The most clever parodies aren’t the ones where Ben and Dan acknowledge their wacky situations aloud, but rather when the wacky situations acknowledge themselves. Upon talking with a guard dinosaur who needs to be disposed of, he mentions that he can’t go back to his house because it’s infested with a rat. No problem – give him a mouse trap and he marches right off, only to be replaced immediately by another dinosaur who proudly announces, “Man, I love spanners!”, making for a quick and easy puzzle. Ben even refuses to get into a conversation, claiming, “I don’t want to get roped into a conversation about spanners.”
There’s a bit more to distinguish the leading characters this time around, who sort of blended together in their first adventure. The highlight is when Ben finds himself disabled and Dan is put in the limelight – he immediately panics and fumbles his way through the next set of solutions, until deciding that it’s probably best he stay as a sidekick. Some of the sillier secondary characters include Eckles, a sad old war prisoner who seems predestined to be shot in the cock, and the Sex-Ed Clown, who teaches about the horrors of unprotected sex via balloon models. (For fun, ask him for one in the shape of AIDS.)
This being a story revolving around time travel, there are a few instances where you need to change the past to fix something in the future, with the usual bizarre effects. There’s also a strange machine which can age or de-age any item, either returning it to its original state (presuming it’s worn or broken) or inflicting upon it the ravages of time. So, flip it to “age” and stick in a pig to turn it to leather, or flip it to “de-age” to turn a severed skeleton arm to a severed fleshy arm. The results are intentionally unpredictable, which is why it’s such a weird device, but its over usage causes it to become a bit tedious throughout.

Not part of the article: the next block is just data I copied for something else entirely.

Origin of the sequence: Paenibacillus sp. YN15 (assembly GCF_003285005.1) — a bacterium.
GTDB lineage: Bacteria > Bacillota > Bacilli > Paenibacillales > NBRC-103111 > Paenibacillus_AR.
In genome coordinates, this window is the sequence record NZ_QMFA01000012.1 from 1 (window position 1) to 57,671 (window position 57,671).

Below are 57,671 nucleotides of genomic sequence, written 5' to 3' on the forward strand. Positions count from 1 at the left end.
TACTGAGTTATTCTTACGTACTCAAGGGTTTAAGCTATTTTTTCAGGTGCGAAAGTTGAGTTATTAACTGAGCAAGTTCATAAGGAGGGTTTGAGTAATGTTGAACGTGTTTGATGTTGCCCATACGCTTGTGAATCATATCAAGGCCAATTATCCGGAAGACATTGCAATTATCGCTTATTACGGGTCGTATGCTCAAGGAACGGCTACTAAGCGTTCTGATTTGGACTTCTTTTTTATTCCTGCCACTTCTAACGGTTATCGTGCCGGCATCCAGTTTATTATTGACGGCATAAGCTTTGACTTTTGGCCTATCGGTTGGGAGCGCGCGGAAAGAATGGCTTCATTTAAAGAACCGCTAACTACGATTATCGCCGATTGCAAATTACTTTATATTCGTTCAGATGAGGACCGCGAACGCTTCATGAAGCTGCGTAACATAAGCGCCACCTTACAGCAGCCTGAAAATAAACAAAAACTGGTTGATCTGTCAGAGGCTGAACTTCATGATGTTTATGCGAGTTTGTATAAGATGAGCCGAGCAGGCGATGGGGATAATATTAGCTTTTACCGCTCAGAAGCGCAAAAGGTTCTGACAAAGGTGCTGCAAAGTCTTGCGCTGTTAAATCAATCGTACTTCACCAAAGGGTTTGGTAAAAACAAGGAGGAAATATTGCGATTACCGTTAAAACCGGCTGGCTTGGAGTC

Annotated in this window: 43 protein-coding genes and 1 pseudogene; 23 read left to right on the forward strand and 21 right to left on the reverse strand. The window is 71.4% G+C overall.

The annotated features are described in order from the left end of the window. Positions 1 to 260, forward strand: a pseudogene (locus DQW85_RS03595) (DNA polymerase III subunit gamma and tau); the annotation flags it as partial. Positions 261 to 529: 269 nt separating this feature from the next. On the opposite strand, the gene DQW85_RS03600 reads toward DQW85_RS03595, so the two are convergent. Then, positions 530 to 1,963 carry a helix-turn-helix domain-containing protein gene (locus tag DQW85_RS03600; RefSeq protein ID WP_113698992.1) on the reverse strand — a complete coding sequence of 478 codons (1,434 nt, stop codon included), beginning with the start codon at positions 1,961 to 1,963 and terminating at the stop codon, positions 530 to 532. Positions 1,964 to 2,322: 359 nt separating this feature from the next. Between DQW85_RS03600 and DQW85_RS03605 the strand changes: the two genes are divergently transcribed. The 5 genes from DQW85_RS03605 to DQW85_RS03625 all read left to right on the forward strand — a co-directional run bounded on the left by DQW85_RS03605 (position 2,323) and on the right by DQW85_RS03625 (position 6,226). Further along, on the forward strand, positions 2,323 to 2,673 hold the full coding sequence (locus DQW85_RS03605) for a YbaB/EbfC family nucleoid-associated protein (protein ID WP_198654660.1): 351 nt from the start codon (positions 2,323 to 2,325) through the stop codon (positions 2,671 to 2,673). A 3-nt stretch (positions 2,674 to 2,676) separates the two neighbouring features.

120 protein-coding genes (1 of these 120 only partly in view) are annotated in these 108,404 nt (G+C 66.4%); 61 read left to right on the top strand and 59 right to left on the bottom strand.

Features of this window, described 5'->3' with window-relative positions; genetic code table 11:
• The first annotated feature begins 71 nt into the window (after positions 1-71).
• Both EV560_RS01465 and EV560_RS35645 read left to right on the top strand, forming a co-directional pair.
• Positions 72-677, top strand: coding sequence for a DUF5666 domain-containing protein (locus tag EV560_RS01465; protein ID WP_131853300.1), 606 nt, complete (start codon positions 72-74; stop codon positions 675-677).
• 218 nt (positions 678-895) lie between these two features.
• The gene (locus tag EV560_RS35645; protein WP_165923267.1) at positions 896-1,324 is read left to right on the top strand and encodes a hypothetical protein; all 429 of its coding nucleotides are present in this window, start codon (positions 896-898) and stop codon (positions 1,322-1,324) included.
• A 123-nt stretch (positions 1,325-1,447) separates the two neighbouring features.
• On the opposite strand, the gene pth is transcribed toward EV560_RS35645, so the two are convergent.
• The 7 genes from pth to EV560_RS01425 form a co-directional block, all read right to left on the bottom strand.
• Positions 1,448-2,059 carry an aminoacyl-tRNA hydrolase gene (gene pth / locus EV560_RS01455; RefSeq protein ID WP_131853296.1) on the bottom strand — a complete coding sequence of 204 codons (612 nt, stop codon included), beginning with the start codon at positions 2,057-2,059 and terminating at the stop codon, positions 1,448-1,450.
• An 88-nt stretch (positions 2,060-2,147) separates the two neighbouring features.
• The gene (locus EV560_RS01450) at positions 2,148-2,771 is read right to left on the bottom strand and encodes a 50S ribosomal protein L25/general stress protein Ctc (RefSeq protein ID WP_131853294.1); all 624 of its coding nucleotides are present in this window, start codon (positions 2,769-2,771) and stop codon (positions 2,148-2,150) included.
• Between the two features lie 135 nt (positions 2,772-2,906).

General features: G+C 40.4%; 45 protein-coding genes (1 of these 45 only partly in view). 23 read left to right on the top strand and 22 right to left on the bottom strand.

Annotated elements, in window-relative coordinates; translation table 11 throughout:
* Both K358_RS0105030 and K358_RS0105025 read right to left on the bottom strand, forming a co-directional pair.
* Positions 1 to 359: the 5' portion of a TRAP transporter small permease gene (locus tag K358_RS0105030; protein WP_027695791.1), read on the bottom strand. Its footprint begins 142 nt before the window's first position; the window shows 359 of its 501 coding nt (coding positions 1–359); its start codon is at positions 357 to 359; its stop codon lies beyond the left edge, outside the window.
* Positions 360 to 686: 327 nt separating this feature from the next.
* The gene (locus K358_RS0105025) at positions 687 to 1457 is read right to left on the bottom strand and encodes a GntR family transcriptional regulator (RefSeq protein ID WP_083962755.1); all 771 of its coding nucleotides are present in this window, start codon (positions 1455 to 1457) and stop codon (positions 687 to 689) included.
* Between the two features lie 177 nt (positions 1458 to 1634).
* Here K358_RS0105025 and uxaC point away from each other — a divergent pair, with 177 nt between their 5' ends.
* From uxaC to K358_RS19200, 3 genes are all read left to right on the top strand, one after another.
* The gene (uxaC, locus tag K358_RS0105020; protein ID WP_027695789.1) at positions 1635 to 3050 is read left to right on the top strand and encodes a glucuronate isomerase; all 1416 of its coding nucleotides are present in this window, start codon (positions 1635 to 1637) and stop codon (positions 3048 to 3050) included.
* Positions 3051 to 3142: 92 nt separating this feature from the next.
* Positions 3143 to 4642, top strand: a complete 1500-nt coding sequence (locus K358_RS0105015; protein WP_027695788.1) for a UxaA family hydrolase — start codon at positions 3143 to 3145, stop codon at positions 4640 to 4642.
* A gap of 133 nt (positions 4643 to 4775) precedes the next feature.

The cleverest bit is when the duo discovers an unfinished text adventure, The Space Adventures of W. T. Pal, A Human. Their shenanigans puncture an even deeper hole in the time-space fabric, eventually plunging them right into a visual representation of this game-within-a-game. The hero is an intrepid Victorian-era explorer named William, who is ultimately helpless without Ben and Dan’s intervention, and can only be controlled by zapping back to the “real world” and taking on his persona through the text adventure on the computer. It’s all very pleasantly meta. There’s also another retro point-and-click adventure game where you control Hitler, one of the many puzzles to conquer the innards of Big Ben. Of particular note is the “Invade” verb, distressingly amusing when used on the toilet. (Something about having already invaded “poo-land”. Awful, yes.)
There’s no doubt – this is one of the funniest, most clever adventure games ever made. With Time Gentlemen, Please!, Zombie Cow Studios elected to go “professional” and charge £3 (or $5-ish) for it. It’s more than a fair trade. Sadly, a planned third game, Revenge of the Balloon-Headed Mexican, was cancelled due to creative issues, but better to let it go out on a bang that die a slow, dragged out death.